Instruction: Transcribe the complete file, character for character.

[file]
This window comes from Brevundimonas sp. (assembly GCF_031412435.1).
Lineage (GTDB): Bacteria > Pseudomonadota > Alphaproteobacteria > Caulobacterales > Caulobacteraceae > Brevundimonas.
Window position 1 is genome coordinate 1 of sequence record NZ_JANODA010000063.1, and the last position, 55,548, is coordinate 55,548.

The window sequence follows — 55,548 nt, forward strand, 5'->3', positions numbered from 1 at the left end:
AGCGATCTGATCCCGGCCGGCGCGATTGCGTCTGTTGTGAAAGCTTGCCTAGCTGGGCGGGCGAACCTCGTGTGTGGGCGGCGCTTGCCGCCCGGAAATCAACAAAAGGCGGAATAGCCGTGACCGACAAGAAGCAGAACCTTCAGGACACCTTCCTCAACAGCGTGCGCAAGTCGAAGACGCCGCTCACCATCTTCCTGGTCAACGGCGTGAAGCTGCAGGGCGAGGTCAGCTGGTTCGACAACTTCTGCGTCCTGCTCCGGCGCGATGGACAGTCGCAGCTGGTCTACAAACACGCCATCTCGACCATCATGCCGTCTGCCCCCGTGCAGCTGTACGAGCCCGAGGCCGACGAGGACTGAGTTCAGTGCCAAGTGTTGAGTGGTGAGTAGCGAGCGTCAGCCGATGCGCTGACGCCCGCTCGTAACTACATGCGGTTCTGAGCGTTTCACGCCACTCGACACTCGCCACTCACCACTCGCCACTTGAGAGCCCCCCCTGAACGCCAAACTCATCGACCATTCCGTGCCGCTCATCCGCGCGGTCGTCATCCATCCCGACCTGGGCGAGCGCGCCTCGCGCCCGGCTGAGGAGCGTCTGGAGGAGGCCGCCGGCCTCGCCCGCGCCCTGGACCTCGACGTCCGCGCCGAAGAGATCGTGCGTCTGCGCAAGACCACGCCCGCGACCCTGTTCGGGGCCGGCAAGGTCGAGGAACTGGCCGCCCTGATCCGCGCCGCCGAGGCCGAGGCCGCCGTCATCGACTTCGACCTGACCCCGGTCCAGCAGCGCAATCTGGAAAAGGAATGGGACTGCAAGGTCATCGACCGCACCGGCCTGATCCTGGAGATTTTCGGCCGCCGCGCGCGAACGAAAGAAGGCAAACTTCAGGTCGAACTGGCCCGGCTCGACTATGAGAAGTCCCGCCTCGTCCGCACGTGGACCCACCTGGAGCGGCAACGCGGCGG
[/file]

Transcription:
This window comes from Brevundimonas sp. (assembly GCF_031412435.1).
Lineage (GTDB): Bacteria > Pseudomonadota > Alphaproteobacteria > Caulobacterales > Caulobacteraceae > Brevundimonas.
Window position 1 is genome coordinate 1 of sequence record NZ_JANODA010000063.1, and the last position, 55,548, is coordinate 55,548.

The window sequence follows — 55,548 nt, forward strand, 5'->3', positions numbered from 1 at the left end:
AGCGATCTGATCCCGGCCGGCGCGATTGCGTCTGTTGTGAAAGCTTGCCTAGCTGGGCGGGCGAACCTCGTGTGTGGGCGGCGCTTGCCGCCCGGAAATCAACAAAAGGCGGAATAGCCGTGACCGACAAGAAGCAGAACCTTCAGGACACCTTCCTCAACAGCGTGCGCAAGTCGAAGACGCCGCTCACCATCTTCCTGGTCAACGGCGTGAAGCTGCAGGGCGAGGTCAGCTGGTTCGACAACTTCTGCGTCCTGCTCCGGCGCGATGGACAGTCGCAGCTGGTCTACAAACACGCCATCTCGACCATCATGCCGTCTGCCCCCGTGCAGCTGTACGAGCCCGAGGCCGACGAGGACTGAGTTCAGTGCCAAGTGTTGAGTGGTGAGTAGCGAGCGTCAGCCGATGCGCTGACGCCCGCTCGTAACTACATGCGGTTCTGAGCGTTTCACGCCACTCGACACTCGCCACTCACCACTCGCCACTTGAGAGCCCCCCCTGAACGCCAAACTCATCGACCATTCCGTGCCGCTCATCCGCGCGGTCGTCATCCATCCCGACCTGGGCGAGCGCGCCTCGCGCCCGGCTGAGGAGCGTCTGGAGGAGGCCGCCGGCCTCGCCCGCGCCCTGGACCTCGACGTCCGCGCCGAAGAGATCGTGCGTCTGCGCAAGACCACGCCCGCGACCCTGTTCGGGGCCGGCAAGGTCGAGGAACTGGCCGCCCTGATCCGCGCCGCCGAGGCCGAGGCCGCCGTCATCGACTTCGACCTGACCCCGGTCCAGCAGCGCAATCTGGAAAAGGAATGGGACTGCAAGGTCATCGACCGCACCGGCCTGATCCTGGAGATTTTCGGCCGCCGCGCGCGAACGAAAGAAGGCAAACTTCAGGTCGAACTGGCCCGGCTCGACTATGAGAAGTCCCGCCTCGTCCGCACGTGGACCCACCTGGAGCGGCAACGCGGCGG